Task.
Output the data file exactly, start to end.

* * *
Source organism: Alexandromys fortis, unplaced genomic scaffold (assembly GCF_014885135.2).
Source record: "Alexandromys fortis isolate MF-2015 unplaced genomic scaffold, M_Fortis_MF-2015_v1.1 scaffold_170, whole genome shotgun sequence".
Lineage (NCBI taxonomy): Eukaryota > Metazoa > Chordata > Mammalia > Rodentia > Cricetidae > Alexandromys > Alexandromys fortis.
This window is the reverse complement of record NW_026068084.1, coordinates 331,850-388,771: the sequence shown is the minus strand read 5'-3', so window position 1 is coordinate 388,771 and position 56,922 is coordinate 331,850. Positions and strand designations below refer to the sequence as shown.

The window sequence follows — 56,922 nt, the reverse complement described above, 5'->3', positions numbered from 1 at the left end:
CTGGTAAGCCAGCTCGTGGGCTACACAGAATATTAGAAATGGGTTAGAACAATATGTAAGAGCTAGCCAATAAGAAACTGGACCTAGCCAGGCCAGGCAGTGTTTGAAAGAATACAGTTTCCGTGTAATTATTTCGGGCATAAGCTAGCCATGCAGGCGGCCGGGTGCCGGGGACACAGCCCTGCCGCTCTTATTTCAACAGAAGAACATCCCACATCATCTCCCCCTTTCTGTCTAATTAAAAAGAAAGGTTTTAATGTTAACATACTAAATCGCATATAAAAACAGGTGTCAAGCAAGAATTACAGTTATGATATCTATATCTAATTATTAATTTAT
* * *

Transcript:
Source organism: Alexandromys fortis, unplaced genomic scaffold (assembly GCF_014885135.2).
Source record: "Alexandromys fortis isolate MF-2015 unplaced genomic scaffold, M_Fortis_MF-2015_v1.1 scaffold_170, whole genome shotgun sequence".
Lineage (NCBI taxonomy): Eukaryota > Metazoa > Chordata > Mammalia > Rodentia > Cricetidae > Alexandromys > Alexandromys fortis.
This window is the reverse complement of record NW_026068084.1, coordinates 331,850-388,771: the sequence shown is the minus strand read 5'-3', so window position 1 is coordinate 388,771 and position 56,922 is coordinate 331,850. Positions and strand designations below refer to the sequence as shown.

The window sequence follows — 56,922 nt, the reverse complement described above, 5'->3', positions numbered from 1 at the left end:
CTGGTAAGCCAGCTCGTGGGCTACACAGAATATTAGAAATGGGTTAGAACAATATGTAAGAGCTAGCCAATAAGAAACTGGACCTAGCCAGGCCAGGCAGTGTTTGAAAGAATACAGTTTCCGTGTAATTATTTCGGGCATAAGCTAGCCATGCAGGCGGCCGGGTGCCGGGGACACAGCCCTGCCGCTCTTATTTCAACAGAAGAACATCCCACATCATCTCCCCCTTTCTGTCTAATTAAAAAGAAAGGTTTTAATGTTAACATACTAAATCGCATATAAAAACAGGTGTCAAGCAAGAATTACAGTTATGATATCTATATCTAATTATTAATTTAT